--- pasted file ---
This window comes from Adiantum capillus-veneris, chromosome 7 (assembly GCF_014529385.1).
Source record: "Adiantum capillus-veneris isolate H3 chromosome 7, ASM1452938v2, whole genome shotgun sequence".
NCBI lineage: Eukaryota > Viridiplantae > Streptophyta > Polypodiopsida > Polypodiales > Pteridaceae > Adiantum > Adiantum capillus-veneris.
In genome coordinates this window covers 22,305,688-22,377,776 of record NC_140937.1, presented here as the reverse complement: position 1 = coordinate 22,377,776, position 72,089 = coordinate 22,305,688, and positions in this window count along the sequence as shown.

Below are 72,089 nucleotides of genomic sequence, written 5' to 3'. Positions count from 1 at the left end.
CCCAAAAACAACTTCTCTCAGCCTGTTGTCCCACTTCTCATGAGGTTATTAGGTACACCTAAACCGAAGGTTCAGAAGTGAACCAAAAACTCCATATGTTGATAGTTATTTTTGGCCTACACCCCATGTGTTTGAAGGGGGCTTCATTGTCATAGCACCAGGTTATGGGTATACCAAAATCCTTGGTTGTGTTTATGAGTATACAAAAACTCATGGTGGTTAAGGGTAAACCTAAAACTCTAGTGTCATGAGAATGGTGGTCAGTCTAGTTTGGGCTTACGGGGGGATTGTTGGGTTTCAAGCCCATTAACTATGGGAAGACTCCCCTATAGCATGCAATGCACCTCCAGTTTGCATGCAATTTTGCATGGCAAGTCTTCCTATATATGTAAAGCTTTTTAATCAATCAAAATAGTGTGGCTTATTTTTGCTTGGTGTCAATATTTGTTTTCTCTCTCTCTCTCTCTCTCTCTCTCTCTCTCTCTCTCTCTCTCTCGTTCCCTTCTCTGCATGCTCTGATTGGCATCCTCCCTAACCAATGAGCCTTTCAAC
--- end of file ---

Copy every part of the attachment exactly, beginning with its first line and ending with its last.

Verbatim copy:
This window comes from Adiantum capillus-veneris, chromosome 7 (assembly GCF_014529385.1).
Source record: "Adiantum capillus-veneris isolate H3 chromosome 7, ASM1452938v2, whole genome shotgun sequence".
NCBI lineage: Eukaryota > Viridiplantae > Streptophyta > Polypodiopsida > Polypodiales > Pteridaceae > Adiantum > Adiantum capillus-veneris.
In genome coordinates this window covers 22,305,688-22,377,776 of record NC_140937.1, presented here as the reverse complement: position 1 = coordinate 22,377,776, position 72,089 = coordinate 22,305,688, and positions in this window count along the sequence as shown.

Below are 72,089 nucleotides of genomic sequence, written 5' to 3'. Positions count from 1 at the left end.
CCCAAAAACAACTTCTCTCAGCCTGTTGTCCCACTTCTCATGAGGTTATTAGGTACACCTAAACCGAAGGTTCAGAAGTGAACCAAAAACTCCATATGTTGATAGTTATTTTTGGCCTACACCCCATGTGTTTGAAGGGGGCTTCATTGTCATAGCACCAGGTTATGGGTATACCAAAATCCTTGGTTGTGTTTATGAGTATACAAAAACTCATGGTGGTTAAGGGTAAACCTAAAACTCTAGTGTCATGAGAATGGTGGTCAGTCTAGTTTGGGCTTACGGGGGGATTGTTGGGTTTCAAGCCCATTAACTATGGGAAGACTCCCCTATAGCATGCAATGCACCTCCAGTTTGCATGCAATTTTGCATGGCAAGTCTTCCTATATATGTAAAGCTTTTTAATCAATCAAAATAGTGTGGCTTATTTTTGCTTGGTGTCAATATTTGTTTTCTCTCTCTCTCTCTCTCTCTCTCTCTCTCTCTCTCTCTCTCTCTCGTTCCCTTCTCTGCATGCTCTGATTGGCATCCTCCCTAACCAATGAGCCTTTCAAC